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Improving urban mobility

If you’ve ever ridden a busy Toronto streetcar, you’ll know this story:

You’re waiting outside in the cold for a streetcar. When one–actually 4–finally arrive all bunched up together, they’re so packed with people that you’re not actually able to get on. You try one anyways and the driver makes an announcement for everyone to “move back” so that more people can onboard via the front door. After a few minutes of people shuffling to try and get further back, you’re finally able to squeeze on–even if you are virtually sitting on the driver’s lap. You then travel about 2 blocks before the streetcar stops and the same thing repeats. The result is an absolutely infuriating mobility experience that usually makes walking the preferred choice. Who said that downtown already has enough subways?

Over the weekend, I was watching this TED talk with Charlie Rose interviewing Larry Page of Google. One question that Rose asks Page is about why he’s so fascinated with transportation and mobility. That is, why is Google so committed to driverless cars? Page then talks about his experience of waiting for buses when he was a student at the University of Michigan and how he would think about all the inefficiencies in the system. He also talks about how half of the urban fabric of Los Angeles is made up of roads and parking lots and that this is a terrible outcome of the mobility choices made in that city.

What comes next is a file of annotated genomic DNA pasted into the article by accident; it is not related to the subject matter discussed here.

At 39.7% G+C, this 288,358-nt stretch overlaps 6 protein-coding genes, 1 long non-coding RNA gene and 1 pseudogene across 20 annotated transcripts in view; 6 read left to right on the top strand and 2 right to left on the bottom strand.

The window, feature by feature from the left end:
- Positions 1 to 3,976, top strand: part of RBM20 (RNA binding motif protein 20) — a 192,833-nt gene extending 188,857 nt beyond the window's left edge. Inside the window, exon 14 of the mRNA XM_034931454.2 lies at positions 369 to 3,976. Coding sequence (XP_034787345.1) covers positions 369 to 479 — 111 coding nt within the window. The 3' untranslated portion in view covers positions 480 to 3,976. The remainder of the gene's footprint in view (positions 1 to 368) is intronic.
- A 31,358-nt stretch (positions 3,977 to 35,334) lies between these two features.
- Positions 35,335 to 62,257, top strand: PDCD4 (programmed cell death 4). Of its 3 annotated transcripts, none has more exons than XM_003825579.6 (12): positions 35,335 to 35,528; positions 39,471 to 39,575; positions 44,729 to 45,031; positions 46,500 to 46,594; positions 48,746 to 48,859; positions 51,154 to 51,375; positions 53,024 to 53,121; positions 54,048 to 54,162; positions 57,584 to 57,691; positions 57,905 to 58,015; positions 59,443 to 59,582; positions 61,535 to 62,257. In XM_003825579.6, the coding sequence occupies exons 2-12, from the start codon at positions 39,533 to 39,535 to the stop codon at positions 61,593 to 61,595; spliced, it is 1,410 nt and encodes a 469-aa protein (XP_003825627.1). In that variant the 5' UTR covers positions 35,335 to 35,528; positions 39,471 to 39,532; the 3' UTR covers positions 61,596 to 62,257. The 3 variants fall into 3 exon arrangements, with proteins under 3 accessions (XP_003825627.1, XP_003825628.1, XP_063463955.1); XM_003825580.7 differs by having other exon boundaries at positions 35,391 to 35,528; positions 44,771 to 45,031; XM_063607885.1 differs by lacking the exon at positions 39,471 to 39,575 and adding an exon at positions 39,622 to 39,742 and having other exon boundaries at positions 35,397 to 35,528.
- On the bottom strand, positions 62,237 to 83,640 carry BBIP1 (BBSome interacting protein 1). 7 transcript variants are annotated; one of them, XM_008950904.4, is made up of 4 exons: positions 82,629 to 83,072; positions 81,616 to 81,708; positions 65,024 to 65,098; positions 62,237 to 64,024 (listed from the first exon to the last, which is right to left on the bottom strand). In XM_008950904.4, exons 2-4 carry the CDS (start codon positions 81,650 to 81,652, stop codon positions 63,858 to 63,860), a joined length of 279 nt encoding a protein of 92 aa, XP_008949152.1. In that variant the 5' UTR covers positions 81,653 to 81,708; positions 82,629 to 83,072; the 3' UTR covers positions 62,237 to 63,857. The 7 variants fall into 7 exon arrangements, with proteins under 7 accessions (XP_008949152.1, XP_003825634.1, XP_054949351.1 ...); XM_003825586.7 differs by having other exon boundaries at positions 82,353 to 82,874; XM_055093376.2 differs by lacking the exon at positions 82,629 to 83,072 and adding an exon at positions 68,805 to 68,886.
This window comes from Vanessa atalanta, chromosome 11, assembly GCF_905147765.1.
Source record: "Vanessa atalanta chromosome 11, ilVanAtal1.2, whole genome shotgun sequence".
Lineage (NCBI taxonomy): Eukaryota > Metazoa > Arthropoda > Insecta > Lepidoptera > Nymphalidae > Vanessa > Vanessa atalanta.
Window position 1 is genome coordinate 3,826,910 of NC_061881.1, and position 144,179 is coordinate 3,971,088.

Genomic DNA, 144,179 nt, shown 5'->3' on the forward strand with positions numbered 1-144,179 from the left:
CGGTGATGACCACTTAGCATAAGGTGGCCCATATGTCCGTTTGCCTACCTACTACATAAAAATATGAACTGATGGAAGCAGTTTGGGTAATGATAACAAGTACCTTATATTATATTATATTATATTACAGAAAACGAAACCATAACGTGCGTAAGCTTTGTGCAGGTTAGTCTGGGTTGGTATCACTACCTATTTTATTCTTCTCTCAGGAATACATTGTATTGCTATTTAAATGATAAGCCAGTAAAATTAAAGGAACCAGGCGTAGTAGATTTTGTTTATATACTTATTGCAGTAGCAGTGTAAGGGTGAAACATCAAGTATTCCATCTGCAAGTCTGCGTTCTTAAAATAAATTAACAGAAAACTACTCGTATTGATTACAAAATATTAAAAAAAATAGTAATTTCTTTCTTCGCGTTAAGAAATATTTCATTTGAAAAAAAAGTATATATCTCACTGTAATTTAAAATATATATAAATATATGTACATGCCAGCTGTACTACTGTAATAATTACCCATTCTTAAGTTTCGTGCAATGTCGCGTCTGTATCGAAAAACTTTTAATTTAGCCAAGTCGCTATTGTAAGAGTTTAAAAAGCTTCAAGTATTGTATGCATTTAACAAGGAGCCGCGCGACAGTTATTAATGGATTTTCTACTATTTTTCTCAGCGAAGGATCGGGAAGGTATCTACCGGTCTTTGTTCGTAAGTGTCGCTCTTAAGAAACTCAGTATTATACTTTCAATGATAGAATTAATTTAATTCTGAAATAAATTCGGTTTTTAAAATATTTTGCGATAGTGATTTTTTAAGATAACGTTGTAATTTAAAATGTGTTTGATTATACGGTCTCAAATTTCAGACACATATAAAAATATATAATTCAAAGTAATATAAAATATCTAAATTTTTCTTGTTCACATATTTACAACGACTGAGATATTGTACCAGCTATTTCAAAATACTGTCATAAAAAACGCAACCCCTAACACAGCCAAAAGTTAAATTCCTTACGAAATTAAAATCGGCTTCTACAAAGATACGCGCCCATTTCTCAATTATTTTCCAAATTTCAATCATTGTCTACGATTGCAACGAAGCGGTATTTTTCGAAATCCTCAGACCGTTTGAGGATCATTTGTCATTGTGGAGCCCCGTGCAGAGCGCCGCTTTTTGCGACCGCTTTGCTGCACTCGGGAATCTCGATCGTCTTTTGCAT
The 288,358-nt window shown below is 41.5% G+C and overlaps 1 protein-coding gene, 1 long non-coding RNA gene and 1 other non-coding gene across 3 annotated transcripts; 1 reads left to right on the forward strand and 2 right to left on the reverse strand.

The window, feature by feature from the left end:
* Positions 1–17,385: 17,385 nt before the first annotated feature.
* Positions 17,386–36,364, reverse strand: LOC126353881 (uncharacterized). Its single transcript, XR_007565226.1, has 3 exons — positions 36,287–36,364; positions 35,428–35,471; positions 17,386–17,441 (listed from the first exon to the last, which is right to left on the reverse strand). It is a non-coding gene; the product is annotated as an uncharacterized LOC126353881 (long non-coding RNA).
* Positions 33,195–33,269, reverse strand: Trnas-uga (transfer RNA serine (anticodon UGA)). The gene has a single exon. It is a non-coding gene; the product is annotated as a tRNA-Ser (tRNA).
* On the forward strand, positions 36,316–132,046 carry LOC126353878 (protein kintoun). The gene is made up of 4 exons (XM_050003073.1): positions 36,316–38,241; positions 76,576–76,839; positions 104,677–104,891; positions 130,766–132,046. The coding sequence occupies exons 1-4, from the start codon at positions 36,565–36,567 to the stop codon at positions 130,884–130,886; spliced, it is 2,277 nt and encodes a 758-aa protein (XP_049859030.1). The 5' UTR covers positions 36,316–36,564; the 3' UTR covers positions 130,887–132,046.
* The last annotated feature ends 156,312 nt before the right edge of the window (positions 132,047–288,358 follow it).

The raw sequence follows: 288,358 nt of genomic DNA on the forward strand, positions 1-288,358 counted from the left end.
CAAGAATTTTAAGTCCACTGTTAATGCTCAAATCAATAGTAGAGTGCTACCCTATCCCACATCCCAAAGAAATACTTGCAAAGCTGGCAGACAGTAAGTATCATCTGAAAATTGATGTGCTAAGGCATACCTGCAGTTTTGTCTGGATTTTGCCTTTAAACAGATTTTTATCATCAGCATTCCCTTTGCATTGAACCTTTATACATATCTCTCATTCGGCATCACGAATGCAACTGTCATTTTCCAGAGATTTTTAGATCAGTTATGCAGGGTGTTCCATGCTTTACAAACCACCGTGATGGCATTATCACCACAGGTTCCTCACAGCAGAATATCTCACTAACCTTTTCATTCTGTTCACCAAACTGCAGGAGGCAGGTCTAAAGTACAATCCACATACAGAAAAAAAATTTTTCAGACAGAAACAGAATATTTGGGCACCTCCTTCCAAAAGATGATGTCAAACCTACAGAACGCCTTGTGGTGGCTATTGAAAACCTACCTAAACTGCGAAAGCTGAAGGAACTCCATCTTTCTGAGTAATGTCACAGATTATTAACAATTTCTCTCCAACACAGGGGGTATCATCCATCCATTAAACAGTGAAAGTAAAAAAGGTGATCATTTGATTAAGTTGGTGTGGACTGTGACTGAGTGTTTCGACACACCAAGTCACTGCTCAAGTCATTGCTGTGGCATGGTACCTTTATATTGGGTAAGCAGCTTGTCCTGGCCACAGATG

I’ve said before that transportation is one of the biggest challenges facing Toronto today. And I truly believe that. But that’s probably the case in most, if not all big cities. Getting people around a city efficiently is such a fundamental need. It stimulates economic growth and it improves quality of life. And those are typically the reasons why people choose to live in cities: to make money and to have a better life. 

Now, I’m a big proponent of public transportation, but I’m also excited by the advances being made outside of mass transit. With driverless cars, electric cars, networks such as Uber and Hailo, and the emergence of the sharing economy, you could easily imagine a bunch of different ways in which mobility could be improved in our cities. Take, for my example, my own driving patterns. I probably drive my car 2, maybe 3 hours per week these days. That translates into a weekly utilization rate of roughly 1.2%! (2 hours / 168 hours week). That’s terribly inefficient. We can do better. And I think we will.

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